Risk Of poor quality
The severity of the impact of poor supplier quality is tightly tied to the number of potential replacement vendors. A supplier quality issue can introduce risk into a program when the item in question is not easily substituted or few or no secondary vendors exist. When a company has a single (or sole) source for a certain component, and that sole source begins to have recurring quality issues, a company may want to find a second source to supplement or replace the vendor experiencing the ongoing quality issues. Some components are easier to second-source than others, but items like electric motors may require reverse engineering and can be a difficult item to replace.
In some cases, it is more cost effective for the company to add further oversight to a vendor experiencing difficulties. Adding a person on-site (periodically or permanently, depending on the scenario) can help motivate vendors to expedite solving challenges help channel key schedule information back to the company for planning purposes. However, oversight does not always help. In some instances, finding a supplemental or replacement supplier may be the long-term solution. At this point, the lead company can either pay for the development and qualification of a new design, or the lead company can opt to reverse engineer the field-proven solution.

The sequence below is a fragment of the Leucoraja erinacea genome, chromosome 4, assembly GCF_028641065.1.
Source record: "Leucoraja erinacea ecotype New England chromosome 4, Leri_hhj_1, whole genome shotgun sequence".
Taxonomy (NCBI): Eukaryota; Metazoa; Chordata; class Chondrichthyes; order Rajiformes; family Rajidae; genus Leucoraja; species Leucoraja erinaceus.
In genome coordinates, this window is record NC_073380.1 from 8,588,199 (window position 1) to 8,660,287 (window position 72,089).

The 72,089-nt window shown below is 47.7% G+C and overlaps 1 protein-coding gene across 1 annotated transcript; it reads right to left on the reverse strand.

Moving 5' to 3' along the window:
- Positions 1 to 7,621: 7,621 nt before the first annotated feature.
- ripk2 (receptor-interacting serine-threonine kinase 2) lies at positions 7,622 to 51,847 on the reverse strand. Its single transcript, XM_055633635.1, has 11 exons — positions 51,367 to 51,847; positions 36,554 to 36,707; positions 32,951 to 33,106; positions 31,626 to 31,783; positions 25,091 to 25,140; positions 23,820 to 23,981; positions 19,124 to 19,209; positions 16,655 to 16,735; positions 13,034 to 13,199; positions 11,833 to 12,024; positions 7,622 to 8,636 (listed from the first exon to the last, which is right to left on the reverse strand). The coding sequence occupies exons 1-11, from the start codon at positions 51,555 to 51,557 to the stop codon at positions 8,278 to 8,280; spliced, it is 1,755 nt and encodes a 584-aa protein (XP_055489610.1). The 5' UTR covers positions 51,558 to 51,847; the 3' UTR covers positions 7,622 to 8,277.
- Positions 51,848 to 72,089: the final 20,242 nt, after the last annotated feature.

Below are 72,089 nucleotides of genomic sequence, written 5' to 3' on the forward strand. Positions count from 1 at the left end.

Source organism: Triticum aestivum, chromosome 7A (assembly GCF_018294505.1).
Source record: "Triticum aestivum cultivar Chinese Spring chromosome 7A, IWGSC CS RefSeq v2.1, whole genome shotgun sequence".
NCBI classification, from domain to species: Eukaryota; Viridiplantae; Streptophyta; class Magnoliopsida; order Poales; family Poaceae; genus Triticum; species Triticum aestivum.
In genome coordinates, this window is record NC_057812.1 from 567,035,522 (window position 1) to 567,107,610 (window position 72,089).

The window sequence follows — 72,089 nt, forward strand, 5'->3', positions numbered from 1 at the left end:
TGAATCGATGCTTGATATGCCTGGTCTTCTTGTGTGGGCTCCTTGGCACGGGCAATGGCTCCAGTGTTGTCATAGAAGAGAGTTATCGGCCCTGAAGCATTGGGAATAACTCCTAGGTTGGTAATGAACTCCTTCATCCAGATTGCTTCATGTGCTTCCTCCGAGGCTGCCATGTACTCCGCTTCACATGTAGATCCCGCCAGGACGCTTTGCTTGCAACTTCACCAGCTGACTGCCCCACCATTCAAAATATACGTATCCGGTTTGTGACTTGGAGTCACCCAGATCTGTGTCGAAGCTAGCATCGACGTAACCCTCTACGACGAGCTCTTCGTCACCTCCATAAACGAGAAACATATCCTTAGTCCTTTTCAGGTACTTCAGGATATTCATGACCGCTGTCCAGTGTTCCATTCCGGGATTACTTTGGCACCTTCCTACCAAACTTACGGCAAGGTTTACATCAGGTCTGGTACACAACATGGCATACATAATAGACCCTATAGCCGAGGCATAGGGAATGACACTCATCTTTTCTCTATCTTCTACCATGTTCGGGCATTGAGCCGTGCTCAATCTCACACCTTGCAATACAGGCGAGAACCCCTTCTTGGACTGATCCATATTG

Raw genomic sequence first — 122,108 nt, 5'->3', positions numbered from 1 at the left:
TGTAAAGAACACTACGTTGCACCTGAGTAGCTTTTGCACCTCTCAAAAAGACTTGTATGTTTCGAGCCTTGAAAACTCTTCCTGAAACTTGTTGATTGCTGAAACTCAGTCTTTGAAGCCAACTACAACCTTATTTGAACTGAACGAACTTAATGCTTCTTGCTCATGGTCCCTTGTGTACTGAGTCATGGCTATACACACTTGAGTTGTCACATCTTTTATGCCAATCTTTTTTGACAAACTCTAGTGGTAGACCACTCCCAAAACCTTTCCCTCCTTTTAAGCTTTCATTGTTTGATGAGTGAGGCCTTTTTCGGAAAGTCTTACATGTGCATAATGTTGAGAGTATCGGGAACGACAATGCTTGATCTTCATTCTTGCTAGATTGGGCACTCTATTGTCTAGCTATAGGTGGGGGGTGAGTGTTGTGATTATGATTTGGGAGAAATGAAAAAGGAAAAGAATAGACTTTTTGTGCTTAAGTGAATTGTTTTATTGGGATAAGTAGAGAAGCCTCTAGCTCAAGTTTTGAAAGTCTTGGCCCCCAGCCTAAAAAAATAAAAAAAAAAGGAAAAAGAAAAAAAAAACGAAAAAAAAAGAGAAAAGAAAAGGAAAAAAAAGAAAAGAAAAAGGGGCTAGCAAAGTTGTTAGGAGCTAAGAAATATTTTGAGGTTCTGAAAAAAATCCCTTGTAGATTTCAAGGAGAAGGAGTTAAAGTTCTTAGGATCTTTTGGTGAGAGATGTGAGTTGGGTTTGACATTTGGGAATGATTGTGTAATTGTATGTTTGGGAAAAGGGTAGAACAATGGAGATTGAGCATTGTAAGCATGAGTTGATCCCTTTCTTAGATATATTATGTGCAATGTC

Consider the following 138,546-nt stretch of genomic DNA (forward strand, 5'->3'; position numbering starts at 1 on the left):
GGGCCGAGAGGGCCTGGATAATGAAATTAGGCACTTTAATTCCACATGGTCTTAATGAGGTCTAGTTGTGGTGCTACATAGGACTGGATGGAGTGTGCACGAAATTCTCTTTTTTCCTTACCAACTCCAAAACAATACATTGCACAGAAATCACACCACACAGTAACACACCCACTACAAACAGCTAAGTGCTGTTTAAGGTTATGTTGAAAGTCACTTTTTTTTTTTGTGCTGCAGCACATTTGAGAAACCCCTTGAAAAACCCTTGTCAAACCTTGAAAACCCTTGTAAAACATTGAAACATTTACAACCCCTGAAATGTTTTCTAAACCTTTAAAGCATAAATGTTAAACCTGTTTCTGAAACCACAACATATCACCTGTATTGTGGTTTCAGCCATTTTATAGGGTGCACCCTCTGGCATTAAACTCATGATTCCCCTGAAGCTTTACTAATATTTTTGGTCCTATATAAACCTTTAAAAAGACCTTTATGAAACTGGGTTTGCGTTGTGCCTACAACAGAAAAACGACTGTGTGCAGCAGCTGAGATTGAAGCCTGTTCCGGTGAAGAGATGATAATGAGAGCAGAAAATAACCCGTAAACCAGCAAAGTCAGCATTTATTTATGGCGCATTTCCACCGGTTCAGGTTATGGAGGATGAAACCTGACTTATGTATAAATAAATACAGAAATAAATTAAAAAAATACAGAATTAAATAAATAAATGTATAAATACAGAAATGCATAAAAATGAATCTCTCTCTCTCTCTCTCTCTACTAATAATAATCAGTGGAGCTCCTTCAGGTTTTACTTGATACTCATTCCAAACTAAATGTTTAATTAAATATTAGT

Reverse engineering can prove to be an attractive solution because it begins with a field-proven or qualified design. When compared to new development and qualification, reverse engineering has a shorter cycle time to attain production and has reduced development costs. This means your company can have an executable risk mitigation plan that may be less than the cost of tabulated risks.